Crème fraîche
Crème fraîche

Pronounced as “krem fresh”, this is a matured cream that contains between 30% to 40% fat. It originated in Normandy, one of the strongholds of the French dairy manufacture. This delicate yet flavorful product is similar to the American sour cream, thick with hints of tanginess and nutty flavors. Crème fraîche is the staple companion for caviar, smoked salmon, and many other gourmet products.

Rob Feenie, Lumière, Canada
This staple of French cuisine is a cultured cream. Its tangy flavour and silky smoothness make it useful in both sweet and savoury dishes. It's a great accompaniment to fresh fruit and desserts in place of whipped cream.

Most speciality food stores carry crème fraîche, but you can make a good substitute:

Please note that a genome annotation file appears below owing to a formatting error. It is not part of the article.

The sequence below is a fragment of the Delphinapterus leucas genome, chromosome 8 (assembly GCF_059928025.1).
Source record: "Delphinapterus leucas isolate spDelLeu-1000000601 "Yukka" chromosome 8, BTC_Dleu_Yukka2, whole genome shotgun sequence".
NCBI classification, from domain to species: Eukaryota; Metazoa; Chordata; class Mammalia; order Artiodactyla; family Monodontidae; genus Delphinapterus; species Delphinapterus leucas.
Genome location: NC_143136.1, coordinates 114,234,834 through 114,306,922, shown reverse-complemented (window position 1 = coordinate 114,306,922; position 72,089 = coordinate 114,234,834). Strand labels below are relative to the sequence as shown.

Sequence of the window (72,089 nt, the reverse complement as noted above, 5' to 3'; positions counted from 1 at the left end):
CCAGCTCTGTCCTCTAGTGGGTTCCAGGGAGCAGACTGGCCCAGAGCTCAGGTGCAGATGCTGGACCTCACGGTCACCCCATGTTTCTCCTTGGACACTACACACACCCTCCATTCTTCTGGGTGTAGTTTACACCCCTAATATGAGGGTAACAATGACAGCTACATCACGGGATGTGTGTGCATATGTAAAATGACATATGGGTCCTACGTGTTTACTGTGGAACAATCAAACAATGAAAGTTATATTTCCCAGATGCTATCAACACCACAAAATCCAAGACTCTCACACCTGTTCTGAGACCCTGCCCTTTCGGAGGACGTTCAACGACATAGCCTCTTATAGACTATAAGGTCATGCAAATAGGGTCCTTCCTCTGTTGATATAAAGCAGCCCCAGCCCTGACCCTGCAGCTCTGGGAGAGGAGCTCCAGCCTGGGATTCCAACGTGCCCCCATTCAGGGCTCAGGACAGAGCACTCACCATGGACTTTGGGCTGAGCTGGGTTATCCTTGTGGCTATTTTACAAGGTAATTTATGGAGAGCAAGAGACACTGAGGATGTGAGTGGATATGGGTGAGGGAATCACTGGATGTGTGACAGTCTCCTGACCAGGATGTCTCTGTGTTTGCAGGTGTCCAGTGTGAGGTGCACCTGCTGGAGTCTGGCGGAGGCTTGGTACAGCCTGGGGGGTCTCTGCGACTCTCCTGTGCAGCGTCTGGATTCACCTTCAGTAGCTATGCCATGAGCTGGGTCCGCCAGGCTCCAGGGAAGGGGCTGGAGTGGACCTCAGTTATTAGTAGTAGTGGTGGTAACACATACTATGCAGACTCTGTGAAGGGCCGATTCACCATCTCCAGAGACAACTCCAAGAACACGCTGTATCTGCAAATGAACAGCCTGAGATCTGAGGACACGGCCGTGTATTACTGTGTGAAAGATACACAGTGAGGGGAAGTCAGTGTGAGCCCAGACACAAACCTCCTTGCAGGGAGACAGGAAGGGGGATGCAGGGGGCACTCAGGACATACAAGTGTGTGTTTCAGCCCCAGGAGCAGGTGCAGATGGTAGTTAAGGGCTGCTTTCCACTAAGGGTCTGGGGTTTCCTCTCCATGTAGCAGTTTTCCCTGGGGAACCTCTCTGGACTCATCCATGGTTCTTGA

1. Combine 1 cup cream with 1/3 cup buttermilk and 1 tsp. lemon juice in a glass container. (The standard proportions are 3 parts cream to 1 part buttermilk, plus a little lemon juice.)
  2. Cover and let stand at room temperature in a warm place for 8 to 24 hours, or until very thick. Give it a shake every hour or so to keep it from breaking up. Stir well before covering, and refrigerate up to a week.

This crème fraîche is an ideal addition for sauces or soups, but it must be put in at the last moment and should not be boiled.


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